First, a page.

Retail sales slip less than expected in December

U.S. retail sales decreased 0.1% during December to $295.1 billion, the Commerce Department said today. The decline was less than the 1.3% drop expected by analysts and followed a revised 3.0% fall in November and a 6.4% October surge. Retail sales increased at an 11.3% annual rate in the fourth quarter, the strongest since the first quarter of 2000. Better-than-expected sales could mean spending

U.S. retail sales decreased 0.1% during December to $295.1 billion, the Commerce Department said today. The decline was less than the 1.3% drop expected by analysts and followed a revised 3.0% fall in November and a 6.4% October surge.

Retail sales increased at an 11.3% annual rate in the fourth quarter, the strongest since the first quarter of 2000. Better-than-expected sales could mean spending will stay strong enough to help the economy emerge from recession faster in coming months.

The decrease in sales reflects declines in automobile and gasoline sales, while business increased at electronics, clothing and furniture stores, according to the government's report.

Analysts expected December retail sales to fall to $289.9 billion after November's previously reported 3.7% decrease.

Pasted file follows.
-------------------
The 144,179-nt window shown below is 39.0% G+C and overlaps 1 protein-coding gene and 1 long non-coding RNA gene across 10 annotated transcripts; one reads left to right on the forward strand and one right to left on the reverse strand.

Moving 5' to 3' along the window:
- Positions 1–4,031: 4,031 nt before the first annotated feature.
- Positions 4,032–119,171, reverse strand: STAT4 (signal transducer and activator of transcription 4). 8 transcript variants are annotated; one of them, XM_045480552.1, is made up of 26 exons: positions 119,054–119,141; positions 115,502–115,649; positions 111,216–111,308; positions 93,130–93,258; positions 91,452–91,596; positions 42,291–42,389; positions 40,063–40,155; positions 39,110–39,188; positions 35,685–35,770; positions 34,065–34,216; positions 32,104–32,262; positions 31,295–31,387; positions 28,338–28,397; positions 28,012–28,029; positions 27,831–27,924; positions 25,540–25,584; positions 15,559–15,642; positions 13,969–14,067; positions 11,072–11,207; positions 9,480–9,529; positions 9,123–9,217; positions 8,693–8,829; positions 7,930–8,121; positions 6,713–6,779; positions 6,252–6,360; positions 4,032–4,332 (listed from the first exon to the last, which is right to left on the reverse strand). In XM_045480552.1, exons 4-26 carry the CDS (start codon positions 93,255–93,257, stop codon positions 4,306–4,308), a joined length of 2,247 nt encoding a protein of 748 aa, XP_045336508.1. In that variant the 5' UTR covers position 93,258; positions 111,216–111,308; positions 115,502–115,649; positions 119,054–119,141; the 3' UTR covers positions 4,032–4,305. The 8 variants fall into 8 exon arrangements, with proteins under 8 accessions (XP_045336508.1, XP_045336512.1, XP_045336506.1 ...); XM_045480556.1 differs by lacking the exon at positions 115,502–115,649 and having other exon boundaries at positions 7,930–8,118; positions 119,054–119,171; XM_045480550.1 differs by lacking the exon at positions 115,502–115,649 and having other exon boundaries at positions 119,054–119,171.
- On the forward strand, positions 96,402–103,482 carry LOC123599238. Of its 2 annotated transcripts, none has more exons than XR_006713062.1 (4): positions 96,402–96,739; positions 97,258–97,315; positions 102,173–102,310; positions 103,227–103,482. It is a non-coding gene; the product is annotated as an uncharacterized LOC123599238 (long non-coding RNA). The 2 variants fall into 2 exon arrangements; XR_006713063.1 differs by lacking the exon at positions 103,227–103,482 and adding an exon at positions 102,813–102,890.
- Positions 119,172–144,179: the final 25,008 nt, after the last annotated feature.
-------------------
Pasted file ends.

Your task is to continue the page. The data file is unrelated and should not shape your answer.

The value of sales at gasoline stations fell 4.2% in December. The average price at the pump for all grades fell 6.6% to $1.13 a gallon from November's average of $1.21, according to data from the Energy Department. The average price fell to $1.10 a gallon for the week ended December 17, the lowest since March 1999.

The department's data also shows the average price at the pump for a gallon of diesel fell from $1.194 to $1.169 during December. The average price at the beginning of November was $1.30. Yesterday's price was $1.159.

The National Retail Federation yesterday projected retail sales will rise to 3.7% in 2002, which would be more than double the sales increase of last year.

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